Bill Chaves, Travis Brewster, Mark Pryor

Chaves (left), who comes to UND from a similar position at Eastern Washington University, meets UND women’s basketball coach Travis Brewster and head volleyball coach Mark Pryor for the first time as their new boss. Photo by Shawna Schill/UND Today.

Ear to the people

Chaves laid out how he plans to work hand-in-hand with the coaching staff to inject direction and drive into an already excellent program that’s now approaching transitions into two new conferences.

The way to do that? A bit of strategy.

“The One UND Strategic Plan for the institution is tremendous. I think the Athletics department can follow suit with a plan of its own that can lift the department, and I look forward to building that,” he said.

Women’s Basketball Head Coach Travis Brewster said that it’s clear Chaves had a plan for UND Athletics in mind when he applied for the role. Just as clear is his excitement about now having a chance to implement it.

“When you see the growth that our Athletics department has had over the years, you have to thank Brian Faison for getting us to this point. But now you can already see that [Chaves] is ready to put the program into hyperdrive,” Brewster said.

Chaves acknowledged all of the constituencies that make UND Athletics the legacy it has become, from UND staff and students to the loyal alumni, fans and supporters spread across the country. “Our job is to make you UND proud every day,” he said. “Many of you have you pledged your loyalty – I know I pledge mine today.”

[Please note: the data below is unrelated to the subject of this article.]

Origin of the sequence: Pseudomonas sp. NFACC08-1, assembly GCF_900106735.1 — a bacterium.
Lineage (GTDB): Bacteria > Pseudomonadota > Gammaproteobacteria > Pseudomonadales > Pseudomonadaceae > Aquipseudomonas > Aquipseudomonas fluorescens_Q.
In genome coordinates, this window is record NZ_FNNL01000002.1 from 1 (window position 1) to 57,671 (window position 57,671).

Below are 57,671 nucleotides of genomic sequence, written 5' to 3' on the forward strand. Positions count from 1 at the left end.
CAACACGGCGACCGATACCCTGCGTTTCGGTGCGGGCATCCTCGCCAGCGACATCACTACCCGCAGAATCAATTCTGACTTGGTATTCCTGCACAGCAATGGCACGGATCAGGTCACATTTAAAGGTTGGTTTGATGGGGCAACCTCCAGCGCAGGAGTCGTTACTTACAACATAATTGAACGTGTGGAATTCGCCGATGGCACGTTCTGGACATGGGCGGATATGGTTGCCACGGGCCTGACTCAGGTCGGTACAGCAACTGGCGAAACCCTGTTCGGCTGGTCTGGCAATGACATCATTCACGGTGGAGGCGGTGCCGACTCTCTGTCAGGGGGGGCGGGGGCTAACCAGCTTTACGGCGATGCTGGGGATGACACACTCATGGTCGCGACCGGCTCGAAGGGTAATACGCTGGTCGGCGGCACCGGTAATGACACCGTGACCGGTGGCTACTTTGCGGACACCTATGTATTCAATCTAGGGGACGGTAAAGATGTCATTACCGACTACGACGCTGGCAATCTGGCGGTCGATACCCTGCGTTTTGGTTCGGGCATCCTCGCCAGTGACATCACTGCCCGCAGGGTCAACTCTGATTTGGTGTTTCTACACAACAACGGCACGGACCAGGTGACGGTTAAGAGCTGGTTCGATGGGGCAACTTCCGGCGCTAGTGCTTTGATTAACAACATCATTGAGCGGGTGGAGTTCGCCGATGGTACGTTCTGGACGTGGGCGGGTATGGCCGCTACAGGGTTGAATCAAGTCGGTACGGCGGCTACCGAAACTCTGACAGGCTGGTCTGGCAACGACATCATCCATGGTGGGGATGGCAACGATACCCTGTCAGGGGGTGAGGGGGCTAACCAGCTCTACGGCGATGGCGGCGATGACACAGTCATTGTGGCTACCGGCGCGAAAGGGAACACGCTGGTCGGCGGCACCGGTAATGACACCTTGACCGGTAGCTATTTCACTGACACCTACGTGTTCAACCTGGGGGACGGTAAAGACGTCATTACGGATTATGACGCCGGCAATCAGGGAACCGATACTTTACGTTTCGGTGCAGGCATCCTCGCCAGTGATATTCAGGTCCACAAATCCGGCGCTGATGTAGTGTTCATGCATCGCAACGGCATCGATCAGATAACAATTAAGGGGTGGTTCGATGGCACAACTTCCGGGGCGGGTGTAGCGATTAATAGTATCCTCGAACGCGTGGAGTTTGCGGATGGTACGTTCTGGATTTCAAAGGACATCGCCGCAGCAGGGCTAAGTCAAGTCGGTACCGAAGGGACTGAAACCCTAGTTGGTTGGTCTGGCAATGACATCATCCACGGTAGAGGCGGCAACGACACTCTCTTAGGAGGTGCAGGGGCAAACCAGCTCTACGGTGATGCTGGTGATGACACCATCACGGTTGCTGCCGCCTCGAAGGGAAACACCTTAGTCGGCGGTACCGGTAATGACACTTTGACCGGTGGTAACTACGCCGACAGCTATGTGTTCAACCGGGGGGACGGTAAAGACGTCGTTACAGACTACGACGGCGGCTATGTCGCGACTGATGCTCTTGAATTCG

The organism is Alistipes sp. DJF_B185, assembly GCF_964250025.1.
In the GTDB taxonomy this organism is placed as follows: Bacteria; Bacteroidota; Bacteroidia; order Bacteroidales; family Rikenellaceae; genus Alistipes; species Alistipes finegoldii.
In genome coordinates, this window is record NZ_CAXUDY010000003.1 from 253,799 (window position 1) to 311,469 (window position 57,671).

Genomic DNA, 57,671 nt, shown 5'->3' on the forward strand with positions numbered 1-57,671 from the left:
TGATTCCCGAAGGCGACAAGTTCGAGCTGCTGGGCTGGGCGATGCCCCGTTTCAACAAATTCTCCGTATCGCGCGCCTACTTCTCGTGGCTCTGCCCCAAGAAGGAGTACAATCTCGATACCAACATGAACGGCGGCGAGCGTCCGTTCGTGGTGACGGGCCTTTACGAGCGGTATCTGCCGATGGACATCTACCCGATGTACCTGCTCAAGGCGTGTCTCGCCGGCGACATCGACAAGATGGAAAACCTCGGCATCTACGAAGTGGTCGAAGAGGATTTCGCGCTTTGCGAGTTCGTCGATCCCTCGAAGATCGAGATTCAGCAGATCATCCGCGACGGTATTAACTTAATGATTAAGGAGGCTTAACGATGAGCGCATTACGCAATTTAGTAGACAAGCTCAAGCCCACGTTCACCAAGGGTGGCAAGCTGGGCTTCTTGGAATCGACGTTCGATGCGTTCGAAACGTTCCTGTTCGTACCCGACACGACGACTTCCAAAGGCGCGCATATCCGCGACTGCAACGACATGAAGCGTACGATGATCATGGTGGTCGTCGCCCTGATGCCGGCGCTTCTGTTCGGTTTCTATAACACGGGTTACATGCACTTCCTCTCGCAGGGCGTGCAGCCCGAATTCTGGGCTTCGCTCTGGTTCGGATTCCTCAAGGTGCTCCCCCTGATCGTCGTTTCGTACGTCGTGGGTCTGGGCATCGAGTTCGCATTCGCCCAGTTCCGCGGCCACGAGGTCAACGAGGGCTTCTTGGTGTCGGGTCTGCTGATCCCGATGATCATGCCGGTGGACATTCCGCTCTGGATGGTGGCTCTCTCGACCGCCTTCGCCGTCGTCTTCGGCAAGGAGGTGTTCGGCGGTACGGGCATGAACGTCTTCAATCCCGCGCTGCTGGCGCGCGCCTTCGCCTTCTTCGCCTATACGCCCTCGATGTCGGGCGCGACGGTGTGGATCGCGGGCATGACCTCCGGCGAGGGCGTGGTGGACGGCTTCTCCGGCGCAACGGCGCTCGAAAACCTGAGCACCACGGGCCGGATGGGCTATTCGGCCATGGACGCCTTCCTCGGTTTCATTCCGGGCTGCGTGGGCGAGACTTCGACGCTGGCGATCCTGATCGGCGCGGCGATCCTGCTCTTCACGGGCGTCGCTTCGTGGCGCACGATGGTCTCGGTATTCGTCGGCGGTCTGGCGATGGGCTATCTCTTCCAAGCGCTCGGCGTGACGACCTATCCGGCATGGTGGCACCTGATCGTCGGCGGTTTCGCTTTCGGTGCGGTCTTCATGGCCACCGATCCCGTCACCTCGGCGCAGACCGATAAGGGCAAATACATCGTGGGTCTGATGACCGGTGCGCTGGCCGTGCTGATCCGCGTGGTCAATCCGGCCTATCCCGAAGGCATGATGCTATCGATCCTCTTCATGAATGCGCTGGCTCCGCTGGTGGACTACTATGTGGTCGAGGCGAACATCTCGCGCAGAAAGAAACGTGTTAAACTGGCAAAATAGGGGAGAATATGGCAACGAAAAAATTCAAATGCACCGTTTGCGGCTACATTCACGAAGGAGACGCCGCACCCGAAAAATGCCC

To ensure that all voices are heard, Chaves wants to start his tenure with a “listening tour” – an opportunity to gauge internal and external concerns and take action.

“I like the fact that one of the words that he’s used, almost more than anything else, is ‘listen,’” UND Volleyball Head Coach Mark Pryor said. “For me, that’s huge, because any time that you have a new boss coming in, there’s some nervous energy there – how is this going to go, how is this going to affect everything?”

A new home

Chaves’ concluding thoughts turned to his wife and children, whom he began to thank, and then took teary pause. Seconds passed before he gained composure.

“They’re special,” he said. “It’ll be tough on them, coming here, but they’re going to find a beautiful, beautiful life here. I know it. The people are great here. You have 10 years in one place (Spokane, Washington) that you have to unwind – but they’re going to have a great 10 years when they come here.”

“He’s the kind of person who I think will fit in well here at the University of North Dakota, and I think we’ll very much enjoy him, his wife and his family,” President Kennedy told onlookers.

And to help him fit even better into the UND culture, the President presented Chaves with a Fighting Hawks hockey jersey, “CHAVES” emblazoned across the back.

“We’ve had great days,” Kennedy said, “and I think even brighter days are ahead with Bill Chaves as our new athletics director.”